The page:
Journal of Ethnology 1/2012 is devoted to wanderlust, travelling and cultural contacts. Barbora Půtová focuses her study on fortunes and works of three important Czech travellers - E. S. Vráz, A. V. Frič and J. Kořenský (Czech Travellers and Ethnographers on the Boundary of Civilizations: Vráz, Frič and Kořenský). Jana Jiroušková pays attention to the personality of M. B. Lány (1876-1941), who spent his life as an Evangelic missionary in East Africa and included his observations and knowledge into the correspondence and collection he sent to Bohemia. (A Proud Warrior, a Lazy Maidservant and a Superstitious Native. One of the European Views of Non-European Culture). Stanislav Brouček presents the fortunes of Helena Šťastná-Bübelová (born 1920), who created her relationship to Africa between 1946 and 1947 as a traveller, and between 1948 and 1964 as an expatriate (Africa as a Traveller’s Experience and a Place to Live for a European: (Story of Helena Šťastná-Bübelová).
Kateřina Štěpánová writes about the travellers´ relationship to the creation of exotic collections within the Czech environment. (The Influence of Czech Travellers on Exotic Art Collections / since the Beginnings of Czech Collections until the World War II).
In Stopping with Photos column, Hana Dvořáková presents a selection from photo albums compiled by Jindřich Vávra, Knight Fernsee (1831-1887), a ship doctor, botanist and donator of the Moravian Museum. Transferring Tradition column includes a Tereza Indráková contribution about the contemporary Israeli dance (Dancing Israel), an Eva Šipöczová article about the actual political anecdote in Slovakia (The Government Fell! The Government Fell! Who Will Form a New One?) and an Eva Večerková contribution about a producer of traditional Easter eggs (Easter Eggs Made by Anna Rusová). Social Chronicle remembers the anniversaries of Slovakian ethnologist Oľga Danglová (born 1941) and Czech ethnologist Miloš Tomandl (born 1952), and publishes obituaries for ethnologist Olga Skalníková (1922-2012), Slovakian folklorist and worker in public education Kliment Ondrejka (1929-2011) and composer Blahoslav Smišovský (1931-2011). Other regular columns include reports from conferences, reviews of new books, and actual professional activities.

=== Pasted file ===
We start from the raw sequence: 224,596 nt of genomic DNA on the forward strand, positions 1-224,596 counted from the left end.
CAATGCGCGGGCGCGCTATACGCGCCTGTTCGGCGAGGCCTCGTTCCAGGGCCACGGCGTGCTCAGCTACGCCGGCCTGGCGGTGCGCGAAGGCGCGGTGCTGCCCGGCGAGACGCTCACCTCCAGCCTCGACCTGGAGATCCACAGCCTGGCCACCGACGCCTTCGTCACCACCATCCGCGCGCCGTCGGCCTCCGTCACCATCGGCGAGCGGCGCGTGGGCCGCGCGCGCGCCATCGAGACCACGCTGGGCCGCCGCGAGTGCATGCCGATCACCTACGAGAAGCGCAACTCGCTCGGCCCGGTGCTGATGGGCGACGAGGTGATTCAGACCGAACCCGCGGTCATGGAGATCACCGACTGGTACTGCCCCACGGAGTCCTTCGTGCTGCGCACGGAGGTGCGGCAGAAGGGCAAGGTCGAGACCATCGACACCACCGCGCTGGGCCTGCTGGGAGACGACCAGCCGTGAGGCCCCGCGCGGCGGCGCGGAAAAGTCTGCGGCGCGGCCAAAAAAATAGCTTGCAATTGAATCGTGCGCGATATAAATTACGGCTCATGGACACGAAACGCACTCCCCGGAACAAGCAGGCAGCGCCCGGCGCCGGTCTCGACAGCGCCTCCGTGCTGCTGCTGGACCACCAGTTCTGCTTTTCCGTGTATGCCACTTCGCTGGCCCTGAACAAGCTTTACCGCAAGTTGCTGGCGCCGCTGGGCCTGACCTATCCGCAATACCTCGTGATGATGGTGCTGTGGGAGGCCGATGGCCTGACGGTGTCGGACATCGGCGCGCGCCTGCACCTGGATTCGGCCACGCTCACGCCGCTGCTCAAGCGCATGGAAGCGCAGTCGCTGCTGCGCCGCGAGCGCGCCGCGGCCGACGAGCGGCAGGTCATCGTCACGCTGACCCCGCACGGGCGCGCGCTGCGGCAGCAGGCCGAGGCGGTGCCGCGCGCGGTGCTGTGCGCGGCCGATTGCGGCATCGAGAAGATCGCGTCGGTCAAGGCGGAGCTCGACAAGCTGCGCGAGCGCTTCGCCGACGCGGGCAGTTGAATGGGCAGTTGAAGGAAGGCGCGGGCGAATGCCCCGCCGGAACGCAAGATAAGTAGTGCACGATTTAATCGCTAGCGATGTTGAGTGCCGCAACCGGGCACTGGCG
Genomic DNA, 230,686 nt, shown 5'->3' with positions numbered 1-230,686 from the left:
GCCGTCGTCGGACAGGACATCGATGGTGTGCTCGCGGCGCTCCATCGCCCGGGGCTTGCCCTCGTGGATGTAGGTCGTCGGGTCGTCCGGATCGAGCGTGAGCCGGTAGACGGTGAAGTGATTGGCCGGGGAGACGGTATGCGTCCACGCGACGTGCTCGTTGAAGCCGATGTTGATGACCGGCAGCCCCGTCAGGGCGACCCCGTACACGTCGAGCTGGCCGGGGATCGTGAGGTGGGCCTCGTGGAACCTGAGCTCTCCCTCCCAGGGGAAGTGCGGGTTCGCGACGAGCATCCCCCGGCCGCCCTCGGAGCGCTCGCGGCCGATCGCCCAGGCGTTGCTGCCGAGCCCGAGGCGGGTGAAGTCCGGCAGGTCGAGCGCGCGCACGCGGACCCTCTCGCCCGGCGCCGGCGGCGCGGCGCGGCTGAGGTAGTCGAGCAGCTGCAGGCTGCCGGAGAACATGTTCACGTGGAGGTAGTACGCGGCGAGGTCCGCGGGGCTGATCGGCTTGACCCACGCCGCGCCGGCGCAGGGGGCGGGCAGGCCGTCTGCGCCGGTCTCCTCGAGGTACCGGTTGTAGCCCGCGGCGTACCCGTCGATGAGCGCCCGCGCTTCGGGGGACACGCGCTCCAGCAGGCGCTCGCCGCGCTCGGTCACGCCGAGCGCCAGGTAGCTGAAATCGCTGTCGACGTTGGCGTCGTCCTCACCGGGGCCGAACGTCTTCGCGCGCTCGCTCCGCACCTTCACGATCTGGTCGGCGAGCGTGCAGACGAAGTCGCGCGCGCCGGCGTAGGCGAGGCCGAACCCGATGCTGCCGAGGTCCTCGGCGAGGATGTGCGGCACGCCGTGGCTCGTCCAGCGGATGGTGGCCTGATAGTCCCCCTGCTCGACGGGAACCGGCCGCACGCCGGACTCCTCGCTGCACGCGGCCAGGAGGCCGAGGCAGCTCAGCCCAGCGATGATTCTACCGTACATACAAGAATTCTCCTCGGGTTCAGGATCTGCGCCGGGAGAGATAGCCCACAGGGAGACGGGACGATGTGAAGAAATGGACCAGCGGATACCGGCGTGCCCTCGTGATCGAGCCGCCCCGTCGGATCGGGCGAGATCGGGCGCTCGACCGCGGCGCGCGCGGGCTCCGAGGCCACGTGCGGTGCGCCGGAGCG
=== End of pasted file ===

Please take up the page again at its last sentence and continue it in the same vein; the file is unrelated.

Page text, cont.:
Czech Travellers and Ethnographers on the Boundary of Civilizations: Vráz, Frič and Kořenský
This study is a theoretic analysis of lives and works of three Czech travellers - Enrique Stanko Vráz, Alberto Vojtěch Frič and Josef Kořenský. These pioneers of the nascent social and cultural anthropology found themselves on the boundary of different civilizations and were among the first white men who set their foot on the exotic world of "the others". With their travels, vividly described in their literal work, they not only did an extraordinary job when gathering authentic ethnographic material in the form of literature, photographs and exotic artefacts in Czech cultural context, but they also deconstructed the doctrine of Eurocentrism. The study focuses mainly on their literal heritage and their desire to describe, understand and interpret a different cultural reality. Works of these travellers represent original effort to integrate collecting, observing and research intentions. The study presents their travel books as a specific gnoseologic tool enabling to analyse their field findings ranging from the description to the comparison and interpretation of the exoticism and unknown socio-cultural reality. The study also points out the fact that the travellers transformed the different in their books into a cultural construction created within the author's personality and his own civilization. Through the strange and different, the travellers thus gave rise to an authentic and complex picture of a different and unknown world including, however, also the author's own description and interpretation of different forms of cultural reality. This study also aspires to prove that the works of these travellers represent their different personal approaches to perception of cultural boundaries and to their studies of different ethnicities and nations.